By Barry Feldman published June 26, 2012

Lessons from the Content Marketing Hall of Shame

You’ve been spending some time here at Content Marketing Institute and making the rounds a bit to get schooled on what’s going on in online marketing. This article probably won’t offend you one bit.

Alas, when any floodgate opens, in an effort to protect the pure, we must identify and extract the impurities that gush forth. Content marketing is hardly immune from streams of crapola. In fact, it’s inevitable — the more skilled practitioners there are, the more the wannabes swarm in on their coattails.

Let’s respect these hallowed halls, shall we?

Recent years have seen so many leaders rise up to teach and preach earnest ways to practice and perform content marketing, so I thought I’d ask a few respected authorities to help me highlight the content crimes committed by the lowlifes.

And don’t go thinking I mean any harm. In the spirit of content marketing and all that’s sacred about it, I simply mean to deliver value, honor the practice, and protect its good name.

I won’t name names of any offenders here. But I will actually have to attach monikers to the types of offenders that represent this first — and semi-official — class of content marketers who have earned a place in the Content Marketing Hall of Shame.

Joe gets to go first

I asked our very own Content Marketing Institute hall of famer, Junta Joe Pulizzi, an important question:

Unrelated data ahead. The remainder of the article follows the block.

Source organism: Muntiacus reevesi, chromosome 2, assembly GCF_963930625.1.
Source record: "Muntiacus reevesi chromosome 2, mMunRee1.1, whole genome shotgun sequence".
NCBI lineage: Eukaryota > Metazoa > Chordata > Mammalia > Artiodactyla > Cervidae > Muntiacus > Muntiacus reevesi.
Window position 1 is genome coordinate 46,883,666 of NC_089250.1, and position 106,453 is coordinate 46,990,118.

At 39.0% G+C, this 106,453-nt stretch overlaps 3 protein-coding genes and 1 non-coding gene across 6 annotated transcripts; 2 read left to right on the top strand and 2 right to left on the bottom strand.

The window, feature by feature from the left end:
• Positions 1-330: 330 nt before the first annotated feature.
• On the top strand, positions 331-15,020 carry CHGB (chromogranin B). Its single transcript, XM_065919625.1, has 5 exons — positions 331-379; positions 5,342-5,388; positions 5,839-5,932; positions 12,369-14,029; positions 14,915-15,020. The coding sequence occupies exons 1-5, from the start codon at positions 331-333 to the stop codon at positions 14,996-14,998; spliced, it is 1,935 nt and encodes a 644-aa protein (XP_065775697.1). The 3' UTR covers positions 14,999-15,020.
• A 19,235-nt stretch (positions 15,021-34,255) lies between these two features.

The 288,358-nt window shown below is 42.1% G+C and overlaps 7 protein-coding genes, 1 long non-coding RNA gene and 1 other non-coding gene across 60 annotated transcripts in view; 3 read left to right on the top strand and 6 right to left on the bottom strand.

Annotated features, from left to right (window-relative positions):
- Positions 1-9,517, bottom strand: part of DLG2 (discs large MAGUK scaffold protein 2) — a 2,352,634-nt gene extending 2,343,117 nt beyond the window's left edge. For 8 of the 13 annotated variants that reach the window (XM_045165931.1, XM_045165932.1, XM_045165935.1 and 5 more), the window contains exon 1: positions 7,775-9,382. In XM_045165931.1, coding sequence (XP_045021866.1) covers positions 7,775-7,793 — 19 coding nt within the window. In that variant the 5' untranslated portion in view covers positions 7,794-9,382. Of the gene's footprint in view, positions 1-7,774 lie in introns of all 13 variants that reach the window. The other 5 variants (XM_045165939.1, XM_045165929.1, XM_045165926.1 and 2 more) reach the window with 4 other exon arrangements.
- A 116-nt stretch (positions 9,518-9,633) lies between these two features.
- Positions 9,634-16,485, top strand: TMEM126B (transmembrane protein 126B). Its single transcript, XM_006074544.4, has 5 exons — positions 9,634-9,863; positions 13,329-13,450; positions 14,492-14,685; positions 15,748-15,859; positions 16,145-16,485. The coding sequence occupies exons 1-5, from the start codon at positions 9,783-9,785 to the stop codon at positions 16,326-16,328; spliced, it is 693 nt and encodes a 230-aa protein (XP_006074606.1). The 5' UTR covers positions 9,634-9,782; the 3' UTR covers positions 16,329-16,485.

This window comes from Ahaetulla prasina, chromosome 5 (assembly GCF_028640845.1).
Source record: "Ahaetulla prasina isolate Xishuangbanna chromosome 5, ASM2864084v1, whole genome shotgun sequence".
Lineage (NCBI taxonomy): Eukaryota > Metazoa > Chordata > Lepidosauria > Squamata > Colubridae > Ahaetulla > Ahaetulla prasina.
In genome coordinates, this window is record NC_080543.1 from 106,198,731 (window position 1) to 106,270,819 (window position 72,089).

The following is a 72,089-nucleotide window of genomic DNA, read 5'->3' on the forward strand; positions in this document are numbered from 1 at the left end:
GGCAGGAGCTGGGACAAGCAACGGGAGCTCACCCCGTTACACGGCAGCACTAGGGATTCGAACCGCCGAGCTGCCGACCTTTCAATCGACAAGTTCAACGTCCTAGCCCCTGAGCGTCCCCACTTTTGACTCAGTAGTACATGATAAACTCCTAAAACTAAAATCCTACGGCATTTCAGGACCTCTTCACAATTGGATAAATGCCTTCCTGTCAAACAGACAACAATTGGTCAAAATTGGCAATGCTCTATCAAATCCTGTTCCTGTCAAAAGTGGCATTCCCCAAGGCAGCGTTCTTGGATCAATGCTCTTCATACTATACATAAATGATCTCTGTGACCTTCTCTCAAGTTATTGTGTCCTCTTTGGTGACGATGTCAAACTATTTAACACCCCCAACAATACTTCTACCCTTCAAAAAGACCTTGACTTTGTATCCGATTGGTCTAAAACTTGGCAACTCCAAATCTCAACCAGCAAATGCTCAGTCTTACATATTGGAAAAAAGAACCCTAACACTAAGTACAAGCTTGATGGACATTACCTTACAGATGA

“In your experience, what is the most common mistake would-be content marketers make?”

Joe’s response:

“A major mistake involves too much ‘me, me, me.’ Marketers like to talk about themselves first. But if we think like publishers and focus on the reader’s needs, we have a better opportunity to deliver quality information. Remember, our customers don’t care about us, they care about themselves.”

Thank you Joe. In your honor, we elect the very first member to the Content Marketing Hall of Shame. Please welcome to the stage:

The Narcissist

Next, I asked a B2B insider

He’s the senior director of integrated marketing for SAP, creator of B2BMarketingInsider, and a founder of Business2Community. Respected thought leader Michael Brenner contributed this response:

A common mistake is not understanding our target audience’s pain points: Simple surveys using free tools like SurveyMonkey or Zoomerang can provide quick and easy access to a prioritized list of prospect pain points.”

Nice. In the name of content marketers who think they know everything about their audience members without actually talking to them, let’s welcome the hall’s second inductee:

The Assumer

The king of the jungle

His name is Marcus Sheridan, alias “The Sales Lion.” Here’s what the top cat had to add:

“The most common mistake is an unwillingness to think like a consumer and then write stuff consumers really care about. My motto is simple when it comes to content marketing: If they’re thinking it, we should be addressing it… We can’t bury our head in the sand. We need to address subjects (like pricing, for example) head on.”

Marcus tells every content marketer to take the top 50 questions prospects ask, make them the titles of blog posts and answer the questions. In other words, you have to listen. Let’s recognize those that don’t:

The Hearing-Impaired

Hey buddy, how about a watch?